Tech Truths Part 6 (of 8)

The medical profession is not infallible. They make mistakes. They learn the wrong things. They prevaricate or outright lie. They fall to the pressures of the industry to steer patients one way or another based on the outcome being favorable to them. As unpleasant as it is to think of it, as inclined as we are to think it’s not the case, it is. And it has been proven so by many, who continue to be unheard. The hearing technology industry is rife with it, especially where Cochlear Implants are concerned.

Doctors do not have all the information, or the right information, and they don’t tell you everything. If you sit back and pay attention to the stories of both Deaf adults and other parents of Deaf kids who have been down this road, you’ll notice there’s an alarming number of stories. I’m one of them.

Doctors never told me there was a risk for brain damage, which I’ve since learned I am far from an exceptional case in that regard. Doctors never told me how expensive maintaining parts would be. Doctors never told me how little the chance of “success” in my terms would be – they were only focused on hearing, not what percentage of that hearing would be functional. Doctors never told me that people being shocked by their implants was a thing, let alone an alarmingly common one. But they knew.

The audism in the industry is so rampant, that the clinic that maintains my CIs has never had a TTY. They employ someone who has a CI from them to work at the front desk, someone who is 100% oral and pushes only this at all times to all parents. One time when in the waiting room, I was signing with my husband, and my previous AV therapist came out to say hi and asked me why I wasn’t using my voice. I said “because I’m an adult and I prefer sign language.” She, every staff within ear shot, and several parents in the waiting room looked horrified. When the 2nd implant failed, I mentioned that they weren’t worth it anymore and definitely weren’t worth the brain damage. “But you can hear!” as if that was the only thing that mattered. I was even told I should shave part of my knee-length (at the time) hair so the magnets would stick better. From my talks with others, this is apparently pretty common of CI clinics across the country.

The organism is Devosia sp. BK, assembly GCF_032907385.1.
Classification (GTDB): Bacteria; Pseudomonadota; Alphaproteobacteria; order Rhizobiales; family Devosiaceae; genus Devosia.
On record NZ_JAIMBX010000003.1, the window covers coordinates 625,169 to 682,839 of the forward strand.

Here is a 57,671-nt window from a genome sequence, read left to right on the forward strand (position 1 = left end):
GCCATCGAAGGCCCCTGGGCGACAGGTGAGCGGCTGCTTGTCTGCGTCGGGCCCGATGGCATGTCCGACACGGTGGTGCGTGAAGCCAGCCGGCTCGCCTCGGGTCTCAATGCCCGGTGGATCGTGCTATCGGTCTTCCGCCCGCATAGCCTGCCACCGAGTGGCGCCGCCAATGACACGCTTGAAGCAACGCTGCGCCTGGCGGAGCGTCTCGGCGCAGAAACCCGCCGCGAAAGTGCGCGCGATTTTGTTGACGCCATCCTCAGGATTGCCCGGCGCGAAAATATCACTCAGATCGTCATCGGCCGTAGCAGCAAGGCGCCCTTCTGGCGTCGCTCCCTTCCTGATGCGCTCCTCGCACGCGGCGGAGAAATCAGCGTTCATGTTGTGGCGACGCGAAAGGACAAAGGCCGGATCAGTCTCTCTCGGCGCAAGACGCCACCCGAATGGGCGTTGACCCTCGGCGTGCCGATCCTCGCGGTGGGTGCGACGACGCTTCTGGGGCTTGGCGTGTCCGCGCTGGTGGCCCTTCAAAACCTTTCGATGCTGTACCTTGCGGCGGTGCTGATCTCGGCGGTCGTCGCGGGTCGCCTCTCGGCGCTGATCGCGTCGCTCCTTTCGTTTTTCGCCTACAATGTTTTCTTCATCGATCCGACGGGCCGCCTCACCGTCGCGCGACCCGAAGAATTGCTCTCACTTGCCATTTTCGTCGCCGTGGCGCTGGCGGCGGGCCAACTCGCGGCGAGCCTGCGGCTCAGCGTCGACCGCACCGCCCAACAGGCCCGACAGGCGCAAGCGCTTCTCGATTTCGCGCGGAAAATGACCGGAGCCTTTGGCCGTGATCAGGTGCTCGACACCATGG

Even more heartbreaking than all of this though, is the looks from the small children when they would see me signing and communicating effortlessly with my husband. It would start off as curiosity and they would stare. I’d often start signing more for their benefit. And eventually, if enough time passed… those curious looks turned to longing and sometimes even sadness. I saw little me in them. I looked at people signing the same way when I was their age. They know, as I knew then, that something is missing from them. My heart breaks so much for them – and it’s all because the parents believe what the doctors and therapists say.

This is why some of us Deaf are so vocal about tech. It’s not because we are negative or elitist. It’s not because we feel like we know better than parents how their children should be raised. It’s not because we have some sinister agenda. It’s because we’ve experienced firsthand that doctors can be and often are flat out wrong and even straight up dishonest. We know parents are having the wool pulled over their eyes, and we only want to remove that wool because of the innate need to protect our Deaf littles. So we fight back against the misinformation being spread by doctors.

Two more parts left.


One thought on “Tech Truths Part 6 (of 8)

  1. I kind of wish you could have a conversation with my Mother in Law. She’s a speech pathologist whose primary work has been in helping Deaf people with CIs to speak, and as such she’s a big advocate for their use. I’ve also kind of gotten the impression that she’s not a fan of Deaf Culture as a thing. I don’t know enough about the topic to argue with her, but I’d like to be in the room when you have the debate. 😉 My husband also has a cousin who just finished college and majored in ASL and I think they’ve had a few discussions on the topic, shall we say, which sadly all happened before I met him, and he’s not super close to this cousin.

    My sister is also a speech pathologist, and while her primary focus these days has been with Assistive Technology (like communication boards and such), she’s not opposed to signing – her main thought is that communication of ANY kind is better than not having your needs met, or not being able to communicate. If that involves signing – because you can’t always have a communication board on you – then that’s fine!

    I think it would be really interesting to put a group of similar people in a room and let you guys talk about your differences.

    Also, thanks for sharing your story.

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